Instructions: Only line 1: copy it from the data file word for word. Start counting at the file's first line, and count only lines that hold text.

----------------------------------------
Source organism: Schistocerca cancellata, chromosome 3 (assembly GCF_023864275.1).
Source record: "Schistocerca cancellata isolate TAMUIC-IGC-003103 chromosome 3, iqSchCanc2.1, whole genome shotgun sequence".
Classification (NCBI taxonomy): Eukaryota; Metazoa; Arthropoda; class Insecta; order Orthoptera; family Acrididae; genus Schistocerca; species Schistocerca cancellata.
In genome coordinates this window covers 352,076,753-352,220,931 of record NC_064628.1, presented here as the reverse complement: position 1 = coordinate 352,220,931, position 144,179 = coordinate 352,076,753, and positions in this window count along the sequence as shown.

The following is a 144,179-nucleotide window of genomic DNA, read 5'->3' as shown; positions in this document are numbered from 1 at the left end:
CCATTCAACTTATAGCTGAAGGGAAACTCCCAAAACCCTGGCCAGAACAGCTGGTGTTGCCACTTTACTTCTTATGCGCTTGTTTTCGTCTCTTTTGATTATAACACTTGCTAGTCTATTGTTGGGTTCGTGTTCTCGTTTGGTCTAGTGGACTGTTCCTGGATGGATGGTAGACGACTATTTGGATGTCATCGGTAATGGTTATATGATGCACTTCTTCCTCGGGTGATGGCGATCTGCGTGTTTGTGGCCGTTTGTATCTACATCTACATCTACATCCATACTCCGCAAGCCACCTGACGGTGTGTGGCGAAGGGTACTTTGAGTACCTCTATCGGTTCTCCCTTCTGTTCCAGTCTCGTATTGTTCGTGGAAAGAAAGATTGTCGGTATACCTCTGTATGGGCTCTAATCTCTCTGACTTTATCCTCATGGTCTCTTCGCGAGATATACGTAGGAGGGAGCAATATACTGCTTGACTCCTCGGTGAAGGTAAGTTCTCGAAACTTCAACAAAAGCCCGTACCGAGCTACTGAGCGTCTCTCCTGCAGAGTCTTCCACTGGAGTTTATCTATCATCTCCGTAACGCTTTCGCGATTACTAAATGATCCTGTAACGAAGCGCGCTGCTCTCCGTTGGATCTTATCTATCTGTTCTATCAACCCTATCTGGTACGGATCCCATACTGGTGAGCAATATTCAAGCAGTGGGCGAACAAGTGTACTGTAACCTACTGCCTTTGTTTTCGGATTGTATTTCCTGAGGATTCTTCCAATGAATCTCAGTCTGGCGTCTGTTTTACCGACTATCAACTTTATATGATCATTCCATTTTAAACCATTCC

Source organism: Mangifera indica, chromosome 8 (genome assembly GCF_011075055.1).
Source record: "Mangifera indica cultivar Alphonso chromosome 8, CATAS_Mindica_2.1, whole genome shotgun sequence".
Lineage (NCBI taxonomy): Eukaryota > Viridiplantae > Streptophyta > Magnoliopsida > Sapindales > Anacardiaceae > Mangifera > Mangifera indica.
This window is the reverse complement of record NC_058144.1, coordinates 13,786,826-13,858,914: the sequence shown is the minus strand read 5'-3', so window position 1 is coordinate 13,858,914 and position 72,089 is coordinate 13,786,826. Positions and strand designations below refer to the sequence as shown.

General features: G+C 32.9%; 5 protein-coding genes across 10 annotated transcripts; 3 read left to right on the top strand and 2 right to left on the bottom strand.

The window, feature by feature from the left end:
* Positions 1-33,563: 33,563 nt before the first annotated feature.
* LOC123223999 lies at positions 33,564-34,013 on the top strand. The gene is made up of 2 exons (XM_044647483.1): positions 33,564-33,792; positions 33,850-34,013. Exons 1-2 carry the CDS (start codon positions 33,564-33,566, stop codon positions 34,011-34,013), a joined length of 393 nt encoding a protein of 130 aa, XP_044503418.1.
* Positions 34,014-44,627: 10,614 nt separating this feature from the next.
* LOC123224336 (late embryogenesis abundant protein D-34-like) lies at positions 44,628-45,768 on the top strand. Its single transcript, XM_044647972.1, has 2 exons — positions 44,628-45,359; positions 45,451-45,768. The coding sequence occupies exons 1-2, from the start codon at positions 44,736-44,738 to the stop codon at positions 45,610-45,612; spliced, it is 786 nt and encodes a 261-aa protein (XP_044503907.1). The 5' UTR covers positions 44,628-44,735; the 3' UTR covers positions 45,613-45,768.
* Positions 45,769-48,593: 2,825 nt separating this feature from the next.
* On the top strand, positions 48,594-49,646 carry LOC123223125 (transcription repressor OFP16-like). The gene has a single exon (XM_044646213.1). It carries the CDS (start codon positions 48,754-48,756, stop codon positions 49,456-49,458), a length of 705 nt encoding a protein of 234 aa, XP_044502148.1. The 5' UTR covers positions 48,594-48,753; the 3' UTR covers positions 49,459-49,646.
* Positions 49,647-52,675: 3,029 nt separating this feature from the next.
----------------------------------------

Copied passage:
Source organism: Schistocerca cancellata, chromosome 3 (assembly GCF_023864275.1).